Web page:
How to 'take stock' of the year (and extract some important lessons)

The end of the calendar year provides an opportunity for people to look back and review the year's highs and lows.

Behavioural psychologist Dr Helgo Schomer says it is important to confront the good, bad, and ugly that the year presented.

We call it a psychological audit. We audit what we've done throughout the year. Basically, a balance sheet.

Dr Helgo Schomer, behavioural psychologist

Most importantly, 'taking stock' of the year that was, allows individual's to extract key lessons that can be used in the future.

You've got to translate what you've written down into initiative and effort.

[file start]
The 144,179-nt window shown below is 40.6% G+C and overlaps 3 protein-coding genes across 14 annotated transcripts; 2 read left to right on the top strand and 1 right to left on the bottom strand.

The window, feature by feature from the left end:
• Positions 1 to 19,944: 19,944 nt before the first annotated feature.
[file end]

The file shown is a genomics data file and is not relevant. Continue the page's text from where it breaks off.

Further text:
Dr Helgo Schomer, behavioural psychologist

Dr Schomer advises that people remember both the pain and pleasures of this year - only if they are willing to learn from those moments.

Here are some pointers before setting goals for 2017:

  • look at both the strengths and weaknesses of the year
  • benchmark them against the best and worst years of your entire life
  • separate the live events that you had no control over
  • take lessons from the moments where you played an active role
  • list what gains you achieved and what losses you experienced
  • ask yourself: in light of this, what can we keep or discard in 2017?

Listeners also called in to share their personal experiences:


This article first appeared on CapeTalk : How to 'take stock' of the year (and extract some important lessons)


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